In a major reversal Friday, a Turkish court ordered the release of pastor Andrew Craig Brunson, an American evangelical missionary jailed in Turkey for the past two years. The pastor’s prosecution, based on farcical charges of espionage and conspiracy, had rattled Turkish American relations for the past year, triggering a diplomatic spat and prompting Washington to impose sanctions on Turkey this summer. As signaled by Secretary of State Mike Pompeo last week, Brunson’s release is set to calm tensions between the two NATO allies. But that move is likely to prove premature.
The two-year saga of Brunson’s case clearly illustrates Turkish President Recep Tayyip Erdogan’s grip on his country’s justice system, and the direct power that he holds over Turkish court proceedings. Erdogan has used that power to pursue a policy of “hostage diplomacy,” using Western prisoners to extract concessions in exchange for their liberty. Although the United States should of course welcome Brunson’s release, it should not offer Erdogan carte blanche for the Turkish strongman’s blatant breach of international norms.
The ludicrous charges against Brunson frustrated international observers since the very beginning. The 62-page indictment, far from reflecting a serious investigation, offered a hodgepodge of Turkish conspiracy theories about the United States, Kurds and Mormons (even though Brunson is a Presbyterian minister). The document comically spun mundane details about the pastor’s life, including a culinary video and the colors of a scarf, to level allegations of espionage based on the feelings and hunches of “secret witnesses.” Indeed, during the court proceedings Friday, all four state witnesses retracted their testimonies, denying any knowledge of the pastor’s links to terrorism or espionage. Two of them even cited each other as the source of their initial accusations.
So what accounts for the sudden change of heart of the witnesses, prosecutors and judges after two years? The U-turn is the latest example of an alarming trend in Turkish diplomatic conduct: Erdogan’s apparent strategy of using imprisoned Western citizens as bargaining chips in diplomatic dealings with Turkey’s NATO allies.
Brunson’s case has been entangled in alleged negotiations between Erdogan and the White House since the pastor was incarcerated in late 2016. In July 2017, rumors began to circulate that Ankara was trying to swap Brunson for Reza Zarrab, a Turkish Iranian sanctions-evader detained in the United States pending trial. A swap deal never transpired, and Zarrab pleaded guilty in a Manhattan federal court later that year.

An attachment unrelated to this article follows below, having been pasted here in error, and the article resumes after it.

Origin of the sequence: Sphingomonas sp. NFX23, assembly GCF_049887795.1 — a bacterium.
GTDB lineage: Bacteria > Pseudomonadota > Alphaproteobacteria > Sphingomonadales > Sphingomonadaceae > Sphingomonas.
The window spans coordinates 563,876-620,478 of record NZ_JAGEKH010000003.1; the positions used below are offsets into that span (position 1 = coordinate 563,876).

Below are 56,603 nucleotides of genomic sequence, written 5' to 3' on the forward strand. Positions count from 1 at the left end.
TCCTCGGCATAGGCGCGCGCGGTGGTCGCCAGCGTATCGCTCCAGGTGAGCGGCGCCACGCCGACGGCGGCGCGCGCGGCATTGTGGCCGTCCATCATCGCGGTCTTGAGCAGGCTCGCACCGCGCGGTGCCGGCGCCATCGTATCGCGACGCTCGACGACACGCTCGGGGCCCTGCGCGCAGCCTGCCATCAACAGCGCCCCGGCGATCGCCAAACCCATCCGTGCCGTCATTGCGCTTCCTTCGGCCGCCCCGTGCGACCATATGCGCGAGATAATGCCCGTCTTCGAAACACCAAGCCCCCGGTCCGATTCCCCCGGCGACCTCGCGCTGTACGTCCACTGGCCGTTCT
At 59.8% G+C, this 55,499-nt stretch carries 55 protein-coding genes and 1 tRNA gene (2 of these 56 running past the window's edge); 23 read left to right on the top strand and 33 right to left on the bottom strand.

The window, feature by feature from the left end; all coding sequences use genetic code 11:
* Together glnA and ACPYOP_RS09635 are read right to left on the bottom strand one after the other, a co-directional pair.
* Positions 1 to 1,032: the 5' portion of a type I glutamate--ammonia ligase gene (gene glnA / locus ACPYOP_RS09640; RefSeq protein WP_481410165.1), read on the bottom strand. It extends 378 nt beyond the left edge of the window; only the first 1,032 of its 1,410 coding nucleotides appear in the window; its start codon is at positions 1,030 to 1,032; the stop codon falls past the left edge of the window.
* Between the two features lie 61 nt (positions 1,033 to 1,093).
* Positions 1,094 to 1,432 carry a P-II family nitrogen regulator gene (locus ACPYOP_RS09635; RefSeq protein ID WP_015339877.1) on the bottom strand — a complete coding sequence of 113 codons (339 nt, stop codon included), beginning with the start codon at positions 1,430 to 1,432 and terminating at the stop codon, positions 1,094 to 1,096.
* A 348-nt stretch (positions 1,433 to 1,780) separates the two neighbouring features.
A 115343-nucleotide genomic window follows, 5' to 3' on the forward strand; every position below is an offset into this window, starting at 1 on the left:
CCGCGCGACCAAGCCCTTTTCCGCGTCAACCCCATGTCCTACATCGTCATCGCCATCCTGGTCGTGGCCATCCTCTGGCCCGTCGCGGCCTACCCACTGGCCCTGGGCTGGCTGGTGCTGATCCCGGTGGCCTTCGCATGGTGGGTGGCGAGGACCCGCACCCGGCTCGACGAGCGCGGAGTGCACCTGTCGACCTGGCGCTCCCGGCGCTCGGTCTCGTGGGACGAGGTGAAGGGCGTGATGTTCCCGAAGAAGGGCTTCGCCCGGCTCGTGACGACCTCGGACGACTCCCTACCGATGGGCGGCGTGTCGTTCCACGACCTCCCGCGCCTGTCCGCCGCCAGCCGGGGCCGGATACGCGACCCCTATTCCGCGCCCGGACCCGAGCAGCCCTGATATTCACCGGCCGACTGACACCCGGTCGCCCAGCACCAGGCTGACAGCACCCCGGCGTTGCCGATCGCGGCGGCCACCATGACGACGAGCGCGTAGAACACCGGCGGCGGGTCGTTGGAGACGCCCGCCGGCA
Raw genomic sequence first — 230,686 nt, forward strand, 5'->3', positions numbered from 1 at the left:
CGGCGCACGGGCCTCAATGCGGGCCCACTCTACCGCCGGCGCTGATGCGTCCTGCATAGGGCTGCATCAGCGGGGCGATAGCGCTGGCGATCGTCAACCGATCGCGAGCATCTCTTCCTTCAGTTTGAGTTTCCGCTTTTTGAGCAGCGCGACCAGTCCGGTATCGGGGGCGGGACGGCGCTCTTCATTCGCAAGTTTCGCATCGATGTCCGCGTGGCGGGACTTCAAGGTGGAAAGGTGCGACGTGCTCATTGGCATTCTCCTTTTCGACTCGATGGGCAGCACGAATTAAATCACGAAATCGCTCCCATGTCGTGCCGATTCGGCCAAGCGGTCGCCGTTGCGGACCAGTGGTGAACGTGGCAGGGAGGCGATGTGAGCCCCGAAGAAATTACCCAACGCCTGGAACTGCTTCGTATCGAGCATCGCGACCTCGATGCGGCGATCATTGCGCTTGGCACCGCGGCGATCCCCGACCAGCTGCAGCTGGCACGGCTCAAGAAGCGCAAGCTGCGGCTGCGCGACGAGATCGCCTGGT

In September 2017, Erdogan confirmed his intention to use Brunson as a bargaining chip when he declared, “give us our pastor and we’ll give you yours,” referring to the U.S.-based Turkish cleric Fethullah Gulen, whom Erdogan accuses of plotting Turkey’s July 2016 coup attempt. Then, this July, in the lead-up to Brunson’s third court hearing, President Trump acknowledged a deal he made with Erdogan for Brunson’s release in exchange for getting Israel to free a Turkish detainee there. That deal also reportedly fell through after Ankara demanded further concessions — namely, that Washington turn a blind eye to Turkey’s former schemes to evade U.S. sanctions against Iran — which the United States rejected.
The pastor’s release Friday also followed reports Thursday of a secret deal between the United States and Turkey.
If true, such a deal would be a grave mistake. Turkey reportedly jailed 20 Americans under Erdogan’s “state of emergency” after the failed coup of July 2016. At least two of them remain imprisoned or under house arrest. Meanwhile, three Turkish employees of the U.S. consulates in Istanbul and Adana remain in jail or on house arrest on spurious charges. Dozens of European nationals have also been imprisoned under similar charges.
Any swap deals for these prisoners would only encourage Erdogan’s hostage-taking and additional sham trials in Turkey. Milking concessions out of Washington and European capitals is exactly what Erdogan wants out of this sinister scheme. The hostages themselves are well aware of the repercussions of appeasing Erdogan: German nationals Deniz Yucel and Mesale Tolu both publicly appealed to the German government not to make any deals with Ankara for their release. Washington should take note.
Erdogan’s hostage diplomacy is a result of Turkey’s drift away from the transatlantic alliance and its values. But ending the hostage diplomacy requires only the strong resolve of Turkey’s NATO allies.
Rather than treating Turkey’s detentions and hostage-taking as isolated cases, the United States and its European partners must coordinate a transatlantic response. This will require a principled stance with clearly communicated incentives and disincentives. There must be an end to appeasement and individual swap deals.
Far from championing Erdogan for finally allowing an innocent pastor to walk free, the United States must refrain from normalizing the Turkish strongman’s thuggery until all hostages are free. The ultimate goal for the transatlantic world must be to help their wayward ally return to the rules-bound international order. Only that scenario can end Erdogan’s hostage diplomacy — and offer, perhaps, a glimmer of hope to Turkey’s own imprisoned dissidents as well.